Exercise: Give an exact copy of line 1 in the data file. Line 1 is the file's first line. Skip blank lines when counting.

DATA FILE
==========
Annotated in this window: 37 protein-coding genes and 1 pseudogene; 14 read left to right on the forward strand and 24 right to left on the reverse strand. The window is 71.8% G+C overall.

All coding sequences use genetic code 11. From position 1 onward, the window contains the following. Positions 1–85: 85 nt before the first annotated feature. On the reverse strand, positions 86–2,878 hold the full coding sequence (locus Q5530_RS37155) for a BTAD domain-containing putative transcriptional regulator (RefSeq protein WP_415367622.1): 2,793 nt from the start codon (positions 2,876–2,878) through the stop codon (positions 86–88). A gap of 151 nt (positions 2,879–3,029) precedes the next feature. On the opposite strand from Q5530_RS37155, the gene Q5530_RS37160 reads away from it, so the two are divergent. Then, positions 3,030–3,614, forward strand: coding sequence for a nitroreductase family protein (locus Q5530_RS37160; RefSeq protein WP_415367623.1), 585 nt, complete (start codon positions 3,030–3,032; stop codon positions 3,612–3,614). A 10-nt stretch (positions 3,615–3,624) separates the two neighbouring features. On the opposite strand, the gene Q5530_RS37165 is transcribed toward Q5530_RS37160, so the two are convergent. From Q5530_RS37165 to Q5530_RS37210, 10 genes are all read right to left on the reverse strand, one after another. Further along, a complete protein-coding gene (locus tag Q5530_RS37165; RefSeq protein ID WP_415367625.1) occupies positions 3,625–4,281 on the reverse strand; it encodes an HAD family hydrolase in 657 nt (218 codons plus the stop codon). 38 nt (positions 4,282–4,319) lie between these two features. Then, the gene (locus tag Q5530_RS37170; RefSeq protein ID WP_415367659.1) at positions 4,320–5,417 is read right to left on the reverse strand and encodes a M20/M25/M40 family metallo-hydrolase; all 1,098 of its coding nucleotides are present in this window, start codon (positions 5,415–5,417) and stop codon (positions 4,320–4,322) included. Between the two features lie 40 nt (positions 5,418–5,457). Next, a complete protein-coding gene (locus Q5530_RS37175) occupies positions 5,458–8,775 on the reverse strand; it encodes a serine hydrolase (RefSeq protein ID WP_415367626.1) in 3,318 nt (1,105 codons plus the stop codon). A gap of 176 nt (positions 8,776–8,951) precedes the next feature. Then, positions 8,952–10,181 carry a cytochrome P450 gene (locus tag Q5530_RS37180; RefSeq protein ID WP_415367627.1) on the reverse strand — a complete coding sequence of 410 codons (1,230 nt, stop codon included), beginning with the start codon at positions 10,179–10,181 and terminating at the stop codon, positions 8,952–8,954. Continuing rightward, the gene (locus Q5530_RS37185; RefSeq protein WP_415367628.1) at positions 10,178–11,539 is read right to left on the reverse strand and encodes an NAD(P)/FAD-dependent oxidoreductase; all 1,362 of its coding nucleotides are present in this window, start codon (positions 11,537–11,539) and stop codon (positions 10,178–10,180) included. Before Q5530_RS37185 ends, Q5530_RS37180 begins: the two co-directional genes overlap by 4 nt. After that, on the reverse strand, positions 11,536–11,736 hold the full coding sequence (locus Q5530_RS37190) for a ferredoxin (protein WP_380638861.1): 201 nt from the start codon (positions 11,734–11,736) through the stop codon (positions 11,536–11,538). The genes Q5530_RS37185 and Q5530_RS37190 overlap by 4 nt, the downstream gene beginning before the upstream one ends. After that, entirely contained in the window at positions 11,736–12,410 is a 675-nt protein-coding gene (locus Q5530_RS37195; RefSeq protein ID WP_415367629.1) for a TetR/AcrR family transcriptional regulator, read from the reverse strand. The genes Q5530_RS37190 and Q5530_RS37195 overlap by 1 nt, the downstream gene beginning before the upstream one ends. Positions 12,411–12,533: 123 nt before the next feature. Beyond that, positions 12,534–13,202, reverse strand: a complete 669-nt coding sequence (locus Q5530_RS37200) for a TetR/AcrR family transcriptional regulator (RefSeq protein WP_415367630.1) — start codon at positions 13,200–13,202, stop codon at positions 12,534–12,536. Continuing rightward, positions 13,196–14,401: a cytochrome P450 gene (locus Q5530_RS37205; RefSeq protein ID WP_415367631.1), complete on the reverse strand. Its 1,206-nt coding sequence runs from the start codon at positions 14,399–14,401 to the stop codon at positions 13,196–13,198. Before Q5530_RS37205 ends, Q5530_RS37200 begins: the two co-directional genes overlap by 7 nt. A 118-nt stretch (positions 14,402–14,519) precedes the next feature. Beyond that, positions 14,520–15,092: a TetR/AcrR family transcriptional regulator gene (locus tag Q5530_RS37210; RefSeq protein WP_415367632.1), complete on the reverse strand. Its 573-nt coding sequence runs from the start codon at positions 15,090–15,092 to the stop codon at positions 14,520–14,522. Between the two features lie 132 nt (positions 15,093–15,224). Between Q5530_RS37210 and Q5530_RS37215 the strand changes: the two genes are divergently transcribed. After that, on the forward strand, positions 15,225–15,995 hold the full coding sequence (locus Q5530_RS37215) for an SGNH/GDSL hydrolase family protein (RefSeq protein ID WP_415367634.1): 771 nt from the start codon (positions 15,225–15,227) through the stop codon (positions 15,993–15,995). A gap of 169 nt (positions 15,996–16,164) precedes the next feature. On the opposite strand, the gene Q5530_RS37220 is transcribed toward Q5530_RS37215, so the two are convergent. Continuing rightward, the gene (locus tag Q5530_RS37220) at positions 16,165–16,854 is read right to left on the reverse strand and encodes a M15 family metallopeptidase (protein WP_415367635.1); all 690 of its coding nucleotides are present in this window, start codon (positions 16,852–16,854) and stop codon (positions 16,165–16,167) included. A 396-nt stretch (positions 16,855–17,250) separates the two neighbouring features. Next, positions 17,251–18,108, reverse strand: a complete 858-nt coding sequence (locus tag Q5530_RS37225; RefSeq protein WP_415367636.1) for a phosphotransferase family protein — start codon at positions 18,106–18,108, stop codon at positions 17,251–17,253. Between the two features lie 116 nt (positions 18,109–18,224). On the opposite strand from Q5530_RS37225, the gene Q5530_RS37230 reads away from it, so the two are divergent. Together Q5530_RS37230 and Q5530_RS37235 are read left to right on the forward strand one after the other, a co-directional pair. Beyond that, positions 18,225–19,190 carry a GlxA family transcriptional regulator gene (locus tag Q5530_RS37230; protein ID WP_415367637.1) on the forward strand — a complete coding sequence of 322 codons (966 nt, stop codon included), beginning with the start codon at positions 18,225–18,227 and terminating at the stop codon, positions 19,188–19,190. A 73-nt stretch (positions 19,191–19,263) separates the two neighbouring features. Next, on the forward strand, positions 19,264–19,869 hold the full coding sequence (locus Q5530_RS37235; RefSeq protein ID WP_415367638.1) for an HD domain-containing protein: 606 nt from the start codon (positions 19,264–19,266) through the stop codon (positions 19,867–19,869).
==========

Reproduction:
Annotated in this window: 37 protein-coding genes and 1 pseudogene; 14 read left to right on the forward strand and 24 right to left on the reverse strand. The window is 71.8% G+C overall.